Back F. Scott Fitzgerald, “Benediction”

F. Scott Fitzgerald (1896–1940)
From F. Scott Fitzgerald: Novels & Stories 1920–1922

Photograph of the statue of Mary in a rock formation alongside a path through the woods near Woodstock College, Maryland, c. 1930, by John Brosnan, S.J. Courtesy Georgetown University / Woodstock Theological Library Collections.
When Fitzgerald was a teenager, he visited a cousin studying to become a Jesuit priest—one of several clerics who would be mentors to the young writer. One priest whom Fitzgerald idolized in particular was the headmaster at his high school, Monsignor Cyril Fay, who made the Church seem "a dazzling, golden thing, dispelling its oppressive mugginess and giving the succession of days upon gray days, passing under its plaintive ritual, the romantic glamour of an adolescent dream.”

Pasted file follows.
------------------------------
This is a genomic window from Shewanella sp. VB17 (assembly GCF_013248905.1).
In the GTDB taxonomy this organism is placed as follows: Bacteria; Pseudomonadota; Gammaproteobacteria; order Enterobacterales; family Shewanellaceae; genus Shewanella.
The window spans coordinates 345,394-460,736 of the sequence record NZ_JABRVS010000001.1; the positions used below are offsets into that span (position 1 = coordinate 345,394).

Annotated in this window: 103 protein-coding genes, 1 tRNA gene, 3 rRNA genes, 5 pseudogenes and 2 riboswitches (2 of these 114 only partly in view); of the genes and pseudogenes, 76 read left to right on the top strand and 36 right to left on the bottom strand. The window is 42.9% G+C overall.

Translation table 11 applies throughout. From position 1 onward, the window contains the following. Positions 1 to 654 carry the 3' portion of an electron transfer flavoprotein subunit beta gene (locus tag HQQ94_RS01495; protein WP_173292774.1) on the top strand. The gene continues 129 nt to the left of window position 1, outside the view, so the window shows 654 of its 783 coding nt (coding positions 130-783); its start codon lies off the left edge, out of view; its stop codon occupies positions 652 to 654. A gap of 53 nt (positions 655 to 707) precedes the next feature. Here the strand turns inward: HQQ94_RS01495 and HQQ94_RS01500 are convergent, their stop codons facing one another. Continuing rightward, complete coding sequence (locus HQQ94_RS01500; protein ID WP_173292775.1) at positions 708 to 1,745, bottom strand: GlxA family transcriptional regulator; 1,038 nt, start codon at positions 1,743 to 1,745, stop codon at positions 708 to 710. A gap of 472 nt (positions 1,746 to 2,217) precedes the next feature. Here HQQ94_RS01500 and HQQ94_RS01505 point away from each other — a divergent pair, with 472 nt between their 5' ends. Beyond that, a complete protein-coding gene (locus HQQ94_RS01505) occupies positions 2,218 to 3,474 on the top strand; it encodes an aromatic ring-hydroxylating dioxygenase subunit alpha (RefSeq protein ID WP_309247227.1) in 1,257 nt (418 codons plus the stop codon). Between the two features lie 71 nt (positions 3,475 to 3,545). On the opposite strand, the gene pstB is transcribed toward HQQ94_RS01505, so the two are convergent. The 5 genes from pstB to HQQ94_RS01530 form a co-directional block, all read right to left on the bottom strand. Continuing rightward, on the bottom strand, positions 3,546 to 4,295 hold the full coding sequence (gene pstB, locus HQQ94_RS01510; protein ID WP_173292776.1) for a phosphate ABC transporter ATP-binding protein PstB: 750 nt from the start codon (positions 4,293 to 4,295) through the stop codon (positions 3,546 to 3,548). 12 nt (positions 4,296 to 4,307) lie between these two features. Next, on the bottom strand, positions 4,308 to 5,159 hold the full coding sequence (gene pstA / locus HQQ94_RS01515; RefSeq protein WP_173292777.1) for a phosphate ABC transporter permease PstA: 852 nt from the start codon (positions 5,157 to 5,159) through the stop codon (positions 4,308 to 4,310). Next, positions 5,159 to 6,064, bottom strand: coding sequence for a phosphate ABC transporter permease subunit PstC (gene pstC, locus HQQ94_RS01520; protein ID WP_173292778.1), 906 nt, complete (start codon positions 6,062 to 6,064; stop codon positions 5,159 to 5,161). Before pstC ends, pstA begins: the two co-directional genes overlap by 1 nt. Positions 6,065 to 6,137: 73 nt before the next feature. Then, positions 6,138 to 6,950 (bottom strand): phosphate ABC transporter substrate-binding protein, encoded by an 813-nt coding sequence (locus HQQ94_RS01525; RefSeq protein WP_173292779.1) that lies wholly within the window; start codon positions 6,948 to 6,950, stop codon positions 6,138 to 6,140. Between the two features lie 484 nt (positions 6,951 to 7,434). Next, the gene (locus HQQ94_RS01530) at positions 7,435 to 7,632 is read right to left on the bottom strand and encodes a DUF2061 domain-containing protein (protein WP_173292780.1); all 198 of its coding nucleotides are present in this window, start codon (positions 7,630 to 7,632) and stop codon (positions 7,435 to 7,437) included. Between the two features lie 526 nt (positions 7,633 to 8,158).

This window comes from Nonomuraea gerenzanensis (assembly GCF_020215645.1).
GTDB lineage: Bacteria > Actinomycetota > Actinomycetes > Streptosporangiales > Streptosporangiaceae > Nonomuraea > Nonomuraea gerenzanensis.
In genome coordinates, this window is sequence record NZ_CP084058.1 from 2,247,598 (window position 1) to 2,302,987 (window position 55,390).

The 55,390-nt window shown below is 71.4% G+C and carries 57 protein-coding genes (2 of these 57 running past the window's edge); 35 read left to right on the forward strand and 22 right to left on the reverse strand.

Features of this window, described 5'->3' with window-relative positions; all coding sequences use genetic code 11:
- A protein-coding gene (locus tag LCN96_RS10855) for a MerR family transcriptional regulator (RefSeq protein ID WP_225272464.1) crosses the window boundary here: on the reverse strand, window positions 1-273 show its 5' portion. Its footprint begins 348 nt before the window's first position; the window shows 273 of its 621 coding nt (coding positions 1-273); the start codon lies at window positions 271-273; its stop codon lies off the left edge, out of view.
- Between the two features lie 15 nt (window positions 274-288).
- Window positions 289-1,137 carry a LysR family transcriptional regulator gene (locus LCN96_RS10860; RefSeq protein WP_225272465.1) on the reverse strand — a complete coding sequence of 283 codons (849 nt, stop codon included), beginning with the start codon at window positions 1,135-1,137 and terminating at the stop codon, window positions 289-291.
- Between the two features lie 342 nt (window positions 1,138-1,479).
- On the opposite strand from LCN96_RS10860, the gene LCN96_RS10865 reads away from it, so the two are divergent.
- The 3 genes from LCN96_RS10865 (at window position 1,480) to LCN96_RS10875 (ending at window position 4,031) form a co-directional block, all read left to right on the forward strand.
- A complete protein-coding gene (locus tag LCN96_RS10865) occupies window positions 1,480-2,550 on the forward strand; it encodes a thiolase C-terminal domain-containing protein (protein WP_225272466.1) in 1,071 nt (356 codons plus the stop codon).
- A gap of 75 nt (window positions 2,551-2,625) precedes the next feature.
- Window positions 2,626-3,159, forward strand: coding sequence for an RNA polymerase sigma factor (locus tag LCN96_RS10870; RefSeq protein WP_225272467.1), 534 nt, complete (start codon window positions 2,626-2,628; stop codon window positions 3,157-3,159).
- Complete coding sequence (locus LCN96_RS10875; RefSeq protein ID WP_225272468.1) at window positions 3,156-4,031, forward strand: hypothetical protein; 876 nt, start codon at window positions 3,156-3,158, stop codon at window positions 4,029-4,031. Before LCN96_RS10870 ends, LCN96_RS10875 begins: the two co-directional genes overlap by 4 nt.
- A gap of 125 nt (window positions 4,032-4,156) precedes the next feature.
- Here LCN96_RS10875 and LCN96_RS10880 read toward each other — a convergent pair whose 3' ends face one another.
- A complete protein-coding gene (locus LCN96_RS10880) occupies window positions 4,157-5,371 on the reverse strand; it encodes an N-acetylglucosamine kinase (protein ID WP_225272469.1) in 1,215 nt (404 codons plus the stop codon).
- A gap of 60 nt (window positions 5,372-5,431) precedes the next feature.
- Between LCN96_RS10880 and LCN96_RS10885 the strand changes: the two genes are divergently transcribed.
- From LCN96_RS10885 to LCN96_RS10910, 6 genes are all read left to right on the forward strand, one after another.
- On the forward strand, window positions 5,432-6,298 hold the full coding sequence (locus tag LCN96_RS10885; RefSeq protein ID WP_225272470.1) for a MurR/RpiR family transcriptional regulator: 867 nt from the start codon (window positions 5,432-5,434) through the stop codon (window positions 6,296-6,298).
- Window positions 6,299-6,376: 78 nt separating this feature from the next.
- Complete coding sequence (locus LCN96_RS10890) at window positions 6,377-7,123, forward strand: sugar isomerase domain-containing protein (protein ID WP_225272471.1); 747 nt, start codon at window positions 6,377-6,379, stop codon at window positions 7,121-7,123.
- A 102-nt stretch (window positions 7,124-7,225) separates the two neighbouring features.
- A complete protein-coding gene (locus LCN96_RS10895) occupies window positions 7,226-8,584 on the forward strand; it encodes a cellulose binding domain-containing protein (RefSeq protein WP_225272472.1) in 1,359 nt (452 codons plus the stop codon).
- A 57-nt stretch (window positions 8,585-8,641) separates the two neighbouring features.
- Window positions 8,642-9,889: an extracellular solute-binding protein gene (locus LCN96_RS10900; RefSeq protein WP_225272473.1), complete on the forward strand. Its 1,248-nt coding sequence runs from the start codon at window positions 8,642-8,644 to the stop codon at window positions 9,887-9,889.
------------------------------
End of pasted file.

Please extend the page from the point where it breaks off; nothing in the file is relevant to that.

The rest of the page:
Yet, beginning with his college years, Fitzgerald’s relationship to Catholicism was, at best, conflicted. On his birthday in 1917, Fitzgerald wrote in his journal, “A year of enormous importance. Work, and Zelda. Last year as a Catholic.” Two years later, he wrote to literary critic Edmund Wilson: “I am ashamed to say that my Catholicism is scarcely more than a memory—no that’s wrong it’s more than that.”

Fitzgerald’s religious upbringing did influence his fiction—often subtly, sometimes overtly, and most famously in his debut novel, This Side of Paradise (which features a monsignor modeled after Fay and was dedicated to him). Written about the same time, the short story “Benediction” was inspired by that first visit to a seminary years earlier, and we present it in full as our Story of the Week selection.

Read “Benediction” by F. Scott Fitzgerald

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